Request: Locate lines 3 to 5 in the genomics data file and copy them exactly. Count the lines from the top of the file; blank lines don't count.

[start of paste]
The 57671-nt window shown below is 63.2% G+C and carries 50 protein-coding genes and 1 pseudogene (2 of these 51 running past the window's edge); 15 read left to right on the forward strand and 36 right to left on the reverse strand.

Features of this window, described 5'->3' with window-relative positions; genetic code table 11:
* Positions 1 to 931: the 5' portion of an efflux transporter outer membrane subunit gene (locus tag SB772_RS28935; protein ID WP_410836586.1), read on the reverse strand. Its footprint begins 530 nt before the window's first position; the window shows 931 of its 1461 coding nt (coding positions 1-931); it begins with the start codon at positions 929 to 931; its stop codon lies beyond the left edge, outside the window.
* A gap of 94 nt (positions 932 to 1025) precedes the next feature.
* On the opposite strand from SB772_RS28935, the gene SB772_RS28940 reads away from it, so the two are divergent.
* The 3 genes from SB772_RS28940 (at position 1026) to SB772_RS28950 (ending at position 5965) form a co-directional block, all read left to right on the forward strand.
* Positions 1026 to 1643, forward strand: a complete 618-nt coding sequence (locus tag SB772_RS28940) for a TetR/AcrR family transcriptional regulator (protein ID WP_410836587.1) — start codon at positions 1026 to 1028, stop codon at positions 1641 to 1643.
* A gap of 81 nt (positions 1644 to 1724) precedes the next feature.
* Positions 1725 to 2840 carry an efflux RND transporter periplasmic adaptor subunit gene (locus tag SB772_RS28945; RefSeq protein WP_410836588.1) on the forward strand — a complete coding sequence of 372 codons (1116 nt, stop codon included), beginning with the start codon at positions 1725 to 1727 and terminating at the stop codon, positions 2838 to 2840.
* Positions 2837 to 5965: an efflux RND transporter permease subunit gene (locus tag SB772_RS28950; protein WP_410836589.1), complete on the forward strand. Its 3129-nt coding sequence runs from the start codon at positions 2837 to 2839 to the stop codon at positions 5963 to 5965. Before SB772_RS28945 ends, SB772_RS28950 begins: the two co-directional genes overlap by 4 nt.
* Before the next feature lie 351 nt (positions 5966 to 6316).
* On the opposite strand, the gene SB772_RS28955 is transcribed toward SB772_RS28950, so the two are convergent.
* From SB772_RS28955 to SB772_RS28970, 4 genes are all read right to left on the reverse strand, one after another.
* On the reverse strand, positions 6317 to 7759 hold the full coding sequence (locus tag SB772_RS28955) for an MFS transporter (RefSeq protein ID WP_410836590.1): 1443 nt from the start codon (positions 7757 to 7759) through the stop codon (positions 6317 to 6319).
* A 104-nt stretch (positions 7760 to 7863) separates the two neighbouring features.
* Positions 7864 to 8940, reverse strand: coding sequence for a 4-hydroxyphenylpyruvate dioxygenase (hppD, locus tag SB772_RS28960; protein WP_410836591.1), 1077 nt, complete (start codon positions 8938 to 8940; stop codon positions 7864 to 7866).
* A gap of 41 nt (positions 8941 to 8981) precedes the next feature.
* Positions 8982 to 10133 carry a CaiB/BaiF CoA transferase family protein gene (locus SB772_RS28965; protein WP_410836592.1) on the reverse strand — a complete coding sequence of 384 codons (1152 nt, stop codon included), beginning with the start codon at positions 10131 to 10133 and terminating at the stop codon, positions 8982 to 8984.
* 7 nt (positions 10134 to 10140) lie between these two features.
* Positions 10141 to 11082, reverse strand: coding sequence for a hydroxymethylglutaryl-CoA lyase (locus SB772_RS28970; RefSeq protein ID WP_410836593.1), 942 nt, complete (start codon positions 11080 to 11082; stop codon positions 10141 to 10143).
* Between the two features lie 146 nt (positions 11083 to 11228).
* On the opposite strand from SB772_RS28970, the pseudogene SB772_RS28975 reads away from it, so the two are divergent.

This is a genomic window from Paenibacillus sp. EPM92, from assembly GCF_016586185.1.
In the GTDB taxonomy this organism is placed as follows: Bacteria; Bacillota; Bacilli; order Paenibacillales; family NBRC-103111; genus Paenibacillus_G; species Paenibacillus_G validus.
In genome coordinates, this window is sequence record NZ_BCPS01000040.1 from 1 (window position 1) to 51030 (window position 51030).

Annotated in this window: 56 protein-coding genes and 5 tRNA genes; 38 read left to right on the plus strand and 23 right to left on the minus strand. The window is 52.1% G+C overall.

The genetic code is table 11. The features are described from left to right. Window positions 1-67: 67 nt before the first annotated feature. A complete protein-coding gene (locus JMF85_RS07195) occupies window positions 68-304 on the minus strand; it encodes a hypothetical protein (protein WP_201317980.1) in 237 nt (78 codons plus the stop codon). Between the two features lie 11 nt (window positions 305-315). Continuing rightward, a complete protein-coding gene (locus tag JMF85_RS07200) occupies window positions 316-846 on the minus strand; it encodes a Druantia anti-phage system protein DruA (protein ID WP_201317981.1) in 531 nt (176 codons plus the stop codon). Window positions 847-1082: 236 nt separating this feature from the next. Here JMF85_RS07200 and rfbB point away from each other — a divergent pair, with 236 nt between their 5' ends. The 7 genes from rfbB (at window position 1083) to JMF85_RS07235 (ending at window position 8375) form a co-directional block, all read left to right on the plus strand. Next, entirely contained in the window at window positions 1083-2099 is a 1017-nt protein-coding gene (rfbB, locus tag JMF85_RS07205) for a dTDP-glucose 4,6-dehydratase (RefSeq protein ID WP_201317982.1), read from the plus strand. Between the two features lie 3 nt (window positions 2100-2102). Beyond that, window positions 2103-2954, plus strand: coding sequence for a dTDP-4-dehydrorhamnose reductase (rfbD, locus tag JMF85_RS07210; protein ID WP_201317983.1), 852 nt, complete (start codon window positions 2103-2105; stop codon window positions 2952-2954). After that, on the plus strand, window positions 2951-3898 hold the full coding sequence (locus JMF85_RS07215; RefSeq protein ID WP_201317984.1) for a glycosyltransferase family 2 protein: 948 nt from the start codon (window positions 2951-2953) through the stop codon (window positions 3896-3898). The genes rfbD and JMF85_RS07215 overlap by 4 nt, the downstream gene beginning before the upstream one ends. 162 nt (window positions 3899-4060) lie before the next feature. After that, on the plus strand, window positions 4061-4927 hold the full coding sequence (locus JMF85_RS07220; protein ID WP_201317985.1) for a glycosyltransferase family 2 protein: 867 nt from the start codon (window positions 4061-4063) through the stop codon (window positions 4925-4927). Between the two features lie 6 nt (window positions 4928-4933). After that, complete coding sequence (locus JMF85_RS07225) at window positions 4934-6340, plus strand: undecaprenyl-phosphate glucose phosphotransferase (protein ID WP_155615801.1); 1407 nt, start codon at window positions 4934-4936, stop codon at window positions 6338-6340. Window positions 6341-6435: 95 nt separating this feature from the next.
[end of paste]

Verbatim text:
* Positions 1 to 931: the 5' portion of an efflux transporter outer membrane subunit gene (locus tag SB772_RS28935; protein ID WP_410836586.1), read on the reverse strand. Its footprint begins 530 nt before the window's first position; the window shows 931 of its 1461 coding nt (coding positions 1-931); it begins with the start codon at positions 929 to 931; its stop codon lies beyond the left edge, outside the window.
* A gap of 94 nt (positions 932 to 1025) precedes the next feature.
* On the opposite strand from SB772_RS28935, the gene SB772_RS28940 reads away from it, so the two are divergent.